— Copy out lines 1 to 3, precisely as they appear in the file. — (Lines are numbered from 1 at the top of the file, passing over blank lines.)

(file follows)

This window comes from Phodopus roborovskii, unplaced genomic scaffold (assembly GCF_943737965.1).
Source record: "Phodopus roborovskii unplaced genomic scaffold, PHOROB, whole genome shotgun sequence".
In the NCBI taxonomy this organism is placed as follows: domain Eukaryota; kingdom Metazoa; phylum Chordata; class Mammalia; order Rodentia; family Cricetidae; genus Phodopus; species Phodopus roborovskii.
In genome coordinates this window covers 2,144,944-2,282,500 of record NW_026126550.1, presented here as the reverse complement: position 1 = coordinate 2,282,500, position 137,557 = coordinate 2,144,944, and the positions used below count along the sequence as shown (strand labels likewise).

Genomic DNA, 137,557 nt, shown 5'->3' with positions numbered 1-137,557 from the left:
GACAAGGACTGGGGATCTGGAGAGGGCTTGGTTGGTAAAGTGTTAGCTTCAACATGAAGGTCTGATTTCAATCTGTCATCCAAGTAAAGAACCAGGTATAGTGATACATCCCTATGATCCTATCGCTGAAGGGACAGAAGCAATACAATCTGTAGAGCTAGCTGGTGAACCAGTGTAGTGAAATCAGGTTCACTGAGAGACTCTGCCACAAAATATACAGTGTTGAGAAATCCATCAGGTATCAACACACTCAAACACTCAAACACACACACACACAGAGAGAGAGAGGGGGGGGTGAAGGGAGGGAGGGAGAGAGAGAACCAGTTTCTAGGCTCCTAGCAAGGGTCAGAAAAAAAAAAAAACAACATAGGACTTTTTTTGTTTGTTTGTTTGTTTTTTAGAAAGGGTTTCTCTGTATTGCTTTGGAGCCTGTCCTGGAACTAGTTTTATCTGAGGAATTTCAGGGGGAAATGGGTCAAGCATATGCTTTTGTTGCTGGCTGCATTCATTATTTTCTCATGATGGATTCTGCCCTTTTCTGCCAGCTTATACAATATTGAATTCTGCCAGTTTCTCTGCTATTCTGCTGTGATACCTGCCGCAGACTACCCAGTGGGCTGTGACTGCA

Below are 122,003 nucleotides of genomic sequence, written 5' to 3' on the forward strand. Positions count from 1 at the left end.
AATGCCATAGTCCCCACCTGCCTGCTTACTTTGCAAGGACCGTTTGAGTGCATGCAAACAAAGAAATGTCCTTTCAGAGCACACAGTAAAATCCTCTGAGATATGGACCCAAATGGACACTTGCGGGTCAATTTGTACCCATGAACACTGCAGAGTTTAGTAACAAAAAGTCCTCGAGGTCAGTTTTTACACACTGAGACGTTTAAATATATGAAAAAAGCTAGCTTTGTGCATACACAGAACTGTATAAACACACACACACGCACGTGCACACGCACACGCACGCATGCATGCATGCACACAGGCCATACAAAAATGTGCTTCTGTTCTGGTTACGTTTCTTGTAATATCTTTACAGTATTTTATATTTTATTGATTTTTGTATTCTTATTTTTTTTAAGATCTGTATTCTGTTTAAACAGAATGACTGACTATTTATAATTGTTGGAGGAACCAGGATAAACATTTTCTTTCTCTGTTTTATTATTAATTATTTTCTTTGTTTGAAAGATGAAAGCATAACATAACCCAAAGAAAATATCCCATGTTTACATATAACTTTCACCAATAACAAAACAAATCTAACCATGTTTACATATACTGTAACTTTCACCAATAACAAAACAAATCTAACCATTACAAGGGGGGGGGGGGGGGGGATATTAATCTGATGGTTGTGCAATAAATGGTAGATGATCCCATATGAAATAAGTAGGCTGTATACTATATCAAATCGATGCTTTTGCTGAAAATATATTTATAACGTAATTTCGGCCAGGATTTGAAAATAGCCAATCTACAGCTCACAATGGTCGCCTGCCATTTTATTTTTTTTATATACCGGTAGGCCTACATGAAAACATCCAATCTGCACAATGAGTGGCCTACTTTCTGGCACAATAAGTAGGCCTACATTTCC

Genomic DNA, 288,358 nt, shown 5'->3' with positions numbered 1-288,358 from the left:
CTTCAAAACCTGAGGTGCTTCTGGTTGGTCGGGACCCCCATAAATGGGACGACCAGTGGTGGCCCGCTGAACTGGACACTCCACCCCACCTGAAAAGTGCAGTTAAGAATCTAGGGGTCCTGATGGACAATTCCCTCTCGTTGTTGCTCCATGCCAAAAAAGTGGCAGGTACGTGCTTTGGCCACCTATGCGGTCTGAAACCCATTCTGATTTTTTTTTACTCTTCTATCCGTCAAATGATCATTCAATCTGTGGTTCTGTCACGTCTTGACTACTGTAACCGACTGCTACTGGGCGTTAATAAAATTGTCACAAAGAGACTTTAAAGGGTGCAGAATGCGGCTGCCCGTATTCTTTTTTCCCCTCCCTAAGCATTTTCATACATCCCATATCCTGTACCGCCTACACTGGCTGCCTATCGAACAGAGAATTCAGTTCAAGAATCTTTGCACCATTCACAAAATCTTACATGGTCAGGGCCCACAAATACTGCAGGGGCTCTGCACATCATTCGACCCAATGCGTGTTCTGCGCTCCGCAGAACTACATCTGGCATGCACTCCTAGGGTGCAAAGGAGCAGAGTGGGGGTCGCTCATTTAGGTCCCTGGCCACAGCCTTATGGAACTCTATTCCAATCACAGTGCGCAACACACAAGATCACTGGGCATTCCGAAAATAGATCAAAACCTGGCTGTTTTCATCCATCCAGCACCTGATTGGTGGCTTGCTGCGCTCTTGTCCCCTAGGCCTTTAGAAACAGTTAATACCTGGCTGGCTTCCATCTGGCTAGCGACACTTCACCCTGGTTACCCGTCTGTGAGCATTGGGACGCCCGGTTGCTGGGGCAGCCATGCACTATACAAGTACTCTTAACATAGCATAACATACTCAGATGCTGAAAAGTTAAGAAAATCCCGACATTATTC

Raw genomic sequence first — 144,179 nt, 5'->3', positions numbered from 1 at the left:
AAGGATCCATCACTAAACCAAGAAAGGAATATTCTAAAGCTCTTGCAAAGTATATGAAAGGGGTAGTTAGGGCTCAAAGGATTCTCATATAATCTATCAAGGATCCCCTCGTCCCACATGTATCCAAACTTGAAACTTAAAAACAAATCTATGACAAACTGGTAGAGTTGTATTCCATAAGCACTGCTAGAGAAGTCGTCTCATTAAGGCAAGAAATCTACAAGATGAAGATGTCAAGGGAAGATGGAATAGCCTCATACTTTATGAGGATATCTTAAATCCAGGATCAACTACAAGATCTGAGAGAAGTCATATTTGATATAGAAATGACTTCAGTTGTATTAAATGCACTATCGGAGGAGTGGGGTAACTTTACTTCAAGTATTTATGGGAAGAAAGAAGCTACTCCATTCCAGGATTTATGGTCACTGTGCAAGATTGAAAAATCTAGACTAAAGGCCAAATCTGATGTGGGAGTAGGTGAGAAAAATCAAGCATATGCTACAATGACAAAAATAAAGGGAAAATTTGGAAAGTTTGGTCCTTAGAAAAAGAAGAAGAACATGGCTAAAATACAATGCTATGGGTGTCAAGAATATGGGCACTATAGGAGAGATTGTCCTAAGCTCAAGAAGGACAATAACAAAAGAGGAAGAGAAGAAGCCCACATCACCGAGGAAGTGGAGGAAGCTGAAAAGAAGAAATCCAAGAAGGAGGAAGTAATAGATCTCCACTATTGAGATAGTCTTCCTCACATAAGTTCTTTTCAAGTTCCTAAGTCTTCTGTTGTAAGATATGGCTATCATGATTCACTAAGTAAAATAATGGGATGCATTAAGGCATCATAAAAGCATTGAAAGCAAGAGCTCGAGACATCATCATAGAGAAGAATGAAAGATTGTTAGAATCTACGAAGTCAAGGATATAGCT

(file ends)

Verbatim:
This window comes from Phodopus roborovskii, unplaced genomic scaffold (assembly GCF_943737965.1).
Source record: "Phodopus roborovskii unplaced genomic scaffold, PHOROB, whole genome shotgun sequence".
In the NCBI taxonomy this organism is placed as follows: domain Eukaryota; kingdom Metazoa; phylum Chordata; class Mammalia; order Rodentia; family Cricetidae; genus Phodopus; species Phodopus roborovskii.